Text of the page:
Early Predictions for Portland Trail Blazers' Starting Lineup Next Season
After a relatively quiet offseason, predicting who will be in the Portland Trail Blazers' starting lineup is like shooting fish in a barrel.
It's an absolute given whose name will be called at each spot on opening night and for every game thereafter, save for injury or illness. The Blazers' starting squad played a total of 1,373 minutes together last season, per NBA.com, trailing only the starters for the Indiana Pacers.
Few moves were made that could potentially omit any of the starters from last season, so it's almost certain we'll see the same lineup.
As such, we can focus on predicting just how each player will fare during the season. With the continued improvement of Damian Lillard and Nicolas Batum, the reserve squad growing stronger and the veterans being a year wiser, it'll be interesting to see how the season plays out.
Furthermore, Portland was a team on the rise last season and made an impact in the Western Conference. With a stronger supporting cast and an abundance of star power, the Blazers should follow up last season with one just as good or better.
But I digress. Let's take a look at some predictions for the 2014-15 starting lineup of the Blazers.
After signing Chris Kaman and Steve Blake, Portland will have an improved bench in tow for the season. Last season's reserves offered little contribution, ranking among the worst in the league, which ultimately became an issue in the postseason.
The starters offer much more than the players on the bench do, so it's unlikely any would be switched at some point during the season. But if injuries or personal leave do come into play, a few players could be called upon.
Blake and Kaman offer the most in terms of experience and leadership, while C.J. McCollum, Will Barton and Thomas Robinson provide an injection of youth and athleticism. It's dependent on what head coach Terry Stotts decides, but either path would match well with the other starters.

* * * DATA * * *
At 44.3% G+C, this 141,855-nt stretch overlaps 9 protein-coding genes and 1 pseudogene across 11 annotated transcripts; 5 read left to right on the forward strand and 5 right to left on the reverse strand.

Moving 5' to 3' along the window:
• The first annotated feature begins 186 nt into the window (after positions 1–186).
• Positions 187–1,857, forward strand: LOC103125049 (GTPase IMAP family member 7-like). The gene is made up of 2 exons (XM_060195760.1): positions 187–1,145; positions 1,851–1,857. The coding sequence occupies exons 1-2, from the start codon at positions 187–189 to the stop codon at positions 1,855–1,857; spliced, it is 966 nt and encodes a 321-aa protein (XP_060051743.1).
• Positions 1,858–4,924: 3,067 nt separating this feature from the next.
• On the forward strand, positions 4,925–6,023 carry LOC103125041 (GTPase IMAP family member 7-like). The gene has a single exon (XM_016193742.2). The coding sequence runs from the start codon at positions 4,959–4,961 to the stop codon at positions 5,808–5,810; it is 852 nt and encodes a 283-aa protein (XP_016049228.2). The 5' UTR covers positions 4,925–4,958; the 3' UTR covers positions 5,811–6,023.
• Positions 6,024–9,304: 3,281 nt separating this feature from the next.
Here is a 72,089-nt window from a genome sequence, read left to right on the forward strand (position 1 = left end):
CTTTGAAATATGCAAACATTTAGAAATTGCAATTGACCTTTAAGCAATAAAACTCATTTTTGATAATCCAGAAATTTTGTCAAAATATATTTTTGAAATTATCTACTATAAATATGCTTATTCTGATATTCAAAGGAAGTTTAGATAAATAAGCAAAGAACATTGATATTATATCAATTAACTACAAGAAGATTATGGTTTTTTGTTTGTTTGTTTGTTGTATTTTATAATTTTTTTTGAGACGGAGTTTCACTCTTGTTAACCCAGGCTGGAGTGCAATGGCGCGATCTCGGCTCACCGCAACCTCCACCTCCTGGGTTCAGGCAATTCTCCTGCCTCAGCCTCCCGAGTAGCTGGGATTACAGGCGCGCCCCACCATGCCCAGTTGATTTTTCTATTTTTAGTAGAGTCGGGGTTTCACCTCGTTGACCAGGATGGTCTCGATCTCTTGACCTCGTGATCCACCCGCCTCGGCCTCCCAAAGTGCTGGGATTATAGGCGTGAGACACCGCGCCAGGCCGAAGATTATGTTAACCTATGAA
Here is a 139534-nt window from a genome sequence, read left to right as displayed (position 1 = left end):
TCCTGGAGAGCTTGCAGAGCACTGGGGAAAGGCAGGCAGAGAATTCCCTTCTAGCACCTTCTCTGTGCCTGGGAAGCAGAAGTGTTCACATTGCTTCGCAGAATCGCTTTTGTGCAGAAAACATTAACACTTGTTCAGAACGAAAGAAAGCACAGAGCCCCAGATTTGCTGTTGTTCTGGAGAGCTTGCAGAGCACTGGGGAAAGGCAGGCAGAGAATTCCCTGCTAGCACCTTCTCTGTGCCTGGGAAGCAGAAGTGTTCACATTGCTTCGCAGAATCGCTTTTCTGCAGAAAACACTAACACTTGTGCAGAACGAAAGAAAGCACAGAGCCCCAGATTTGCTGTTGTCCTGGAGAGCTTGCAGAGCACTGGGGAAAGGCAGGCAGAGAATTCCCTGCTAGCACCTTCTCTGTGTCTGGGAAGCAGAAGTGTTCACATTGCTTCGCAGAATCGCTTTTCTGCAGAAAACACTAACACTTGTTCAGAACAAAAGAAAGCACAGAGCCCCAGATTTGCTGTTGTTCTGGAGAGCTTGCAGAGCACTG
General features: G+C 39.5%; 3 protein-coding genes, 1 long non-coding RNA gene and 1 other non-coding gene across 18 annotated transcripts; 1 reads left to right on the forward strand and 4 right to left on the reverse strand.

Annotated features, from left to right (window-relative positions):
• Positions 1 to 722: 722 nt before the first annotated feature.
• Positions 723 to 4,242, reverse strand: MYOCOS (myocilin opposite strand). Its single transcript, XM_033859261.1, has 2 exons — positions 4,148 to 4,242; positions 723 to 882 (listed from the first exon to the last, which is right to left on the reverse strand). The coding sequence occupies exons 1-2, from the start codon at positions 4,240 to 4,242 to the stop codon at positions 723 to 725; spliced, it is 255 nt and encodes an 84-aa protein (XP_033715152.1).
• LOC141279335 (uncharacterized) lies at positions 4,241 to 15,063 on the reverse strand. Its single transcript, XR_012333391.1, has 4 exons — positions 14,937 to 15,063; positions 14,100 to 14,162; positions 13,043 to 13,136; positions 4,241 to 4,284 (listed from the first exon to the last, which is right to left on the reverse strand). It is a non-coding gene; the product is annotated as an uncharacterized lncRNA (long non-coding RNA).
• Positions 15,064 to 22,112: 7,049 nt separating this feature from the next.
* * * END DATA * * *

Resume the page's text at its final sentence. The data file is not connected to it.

Each player offers a unique skill set that meshes well with the roster, so it's a matter of choice for Stotts. All-Star forward LaMarcus Aldridge was the only starter for Portland who played less than 82 games last season, with small forward Dorell Wright starting the 13 games he missed.
With Kaman and an improved Robinson, Stotts won't necessarily have to rely on an undersized Wright (6'9") to come in at power forward. In the backcourt, should any players miss time, Blake makes more sense than McCollum.
While he's younger and more talented at this point, McCollum's (age 22) lack of experience will hinder his ability to start over Blake. The veteran is also more diversified in terms of being able to run the offense as well as play off the ball. In addition, having McCollum come off the bench as a scoring punch works better than an older Blake (34).
PG: Damian Lillard
Predicted 2014-15 stat line: 22.3 PPG, 6.3 APG, 44.5 FG%, 40.1 3P%
After his first All-Star selection, there's zero chance anyone starts over Lillard next season.
His 20.7 points and 5.6 assists per game last season were terrific for a second-year player, and he'll only improve going forward. Lillard's debut postseason was a great example of the guard stepping up his play when it counted.
Though his many clutch shots, including the dagger to send the Rockets packing, did the talking, Lillard exhibited a high basketball IQ and a maturity rarely seen in young players throughout the season and the postseason.
He raised his averages to 22.9 points and 6.5 assists during the playoffs, despite struggling from three-point range against San Antonio in the second round. As such, it's likely Stotts will look to take the offensive pressure off Aldridge slightly and shift that onto his point guard.
Lillard's shooting ability is right up there with the best in the league, and Portland's offense need only run him off a few more pick-and-rolls to generate the necessary scoring.
Per ESPN.com, Aldridge registered a usage rate of 27.9 possessions per 40 minutes. Lillard wasn't far behind with a usage rate of 24.7, but the difference is the equivalent of how the Miami Heat used LeBron James (29.1) and Dwyane Wade (26.1) last season.
Giving Lillard the ball more can't be a bad thing, as his offensive diversity is sure to benefit the Blazers. Portland has a multitude of weapons on that end of the floor, but using its point guard at an increased rate will work in its favor.
SG: Wesley Matthews
Predicted 2014-15 stat line: 14.9 PPG, 45.9 FG%, 39.9 3P%
Despite the continued development of McCollum, Matthews shouldn't be at any immediate risk of seeing his minutes drop.
In doing so, Matthews can focus on being the competitive, quick-trigger shooting guard that he is. He scored 16.4 points per game last season, converting on 39.3 percent of his long-range attempts.
While a talented player, Matthews can be inconsistent offensively at times. He had back-to-back 20-point games in Games 4 and 5 of the first round against Houston but didn't shoot better than 37.5 percent in the other four games.